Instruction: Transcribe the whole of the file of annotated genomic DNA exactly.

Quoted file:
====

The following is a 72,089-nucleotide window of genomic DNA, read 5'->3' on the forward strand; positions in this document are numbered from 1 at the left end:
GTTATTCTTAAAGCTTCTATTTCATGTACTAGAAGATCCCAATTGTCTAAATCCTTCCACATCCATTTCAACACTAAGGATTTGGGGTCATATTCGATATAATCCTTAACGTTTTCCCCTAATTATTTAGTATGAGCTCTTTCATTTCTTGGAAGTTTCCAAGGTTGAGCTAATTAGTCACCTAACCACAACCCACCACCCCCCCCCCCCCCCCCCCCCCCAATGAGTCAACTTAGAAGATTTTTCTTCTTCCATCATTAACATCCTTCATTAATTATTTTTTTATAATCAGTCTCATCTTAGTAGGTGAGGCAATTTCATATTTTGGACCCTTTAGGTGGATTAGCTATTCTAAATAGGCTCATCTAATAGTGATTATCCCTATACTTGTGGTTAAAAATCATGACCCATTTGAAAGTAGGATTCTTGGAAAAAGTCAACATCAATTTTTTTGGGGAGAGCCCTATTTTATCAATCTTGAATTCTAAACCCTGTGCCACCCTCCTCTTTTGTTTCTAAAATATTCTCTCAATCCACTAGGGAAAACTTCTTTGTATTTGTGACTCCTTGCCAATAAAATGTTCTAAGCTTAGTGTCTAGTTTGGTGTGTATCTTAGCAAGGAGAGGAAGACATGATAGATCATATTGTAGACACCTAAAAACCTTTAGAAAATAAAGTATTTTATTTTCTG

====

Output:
The following is a 72,089-nucleotide window of genomic DNA, read 5'->3' on the forward strand; positions in this document are numbered from 1 at the left end:
GTTATTCTTAAAGCTTCTATTTCATGTACTAGAAGATCCCAATTGTCTAAATCCTTCCACATCCATTTCAACACTAAGGATTTGGGGTCATATTCGATATAATCCTTAACGTTTTCCCCTAATTATTTAGTATGAGCTCTTTCATTTCTTGGAAGTTTCCAAGGTTGAGCTAATTAGTCACCTAACCACAACCCACCACCCCCCCCCCCCCCCCCCCCCCCAATGAGTCAACTTAGAAGATTTTTCTTCTTCCATCATTAACATCCTTCATTAATTATTTTTTTATAATCAGTCTCATCTTAGTAGGTGAGGCAATTTCATATTTTGGACCCTTTAGGTGGATTAGCTATTCTAAATAGGCTCATCTAATAGTGATTATCCCTATACTTGTGGTTAAAAATCATGACCCATTTGAAAGTAGGATTCTTGGAAAAAGTCAACATCAATTTTTTTGGGGAGAGCCCTATTTTATCAATCTTGAATTCTAAACCCTGTGCCACCCTCCTCTTTTGTTTCTAAAATATTCTCTCAATCCACTAGGGAAAACTTCTTTGTATTTGTGACTCCTTGCCAATAAAATGTTCTAAGCTTAGTGTCTAGTTTGGTGTGTATCTTAGCAAGGAGAGGAAGACATGATAGATCATATTGTAGACACCTAAAAACCTTTAGAAAATAAAGTATTTTATTTTCTG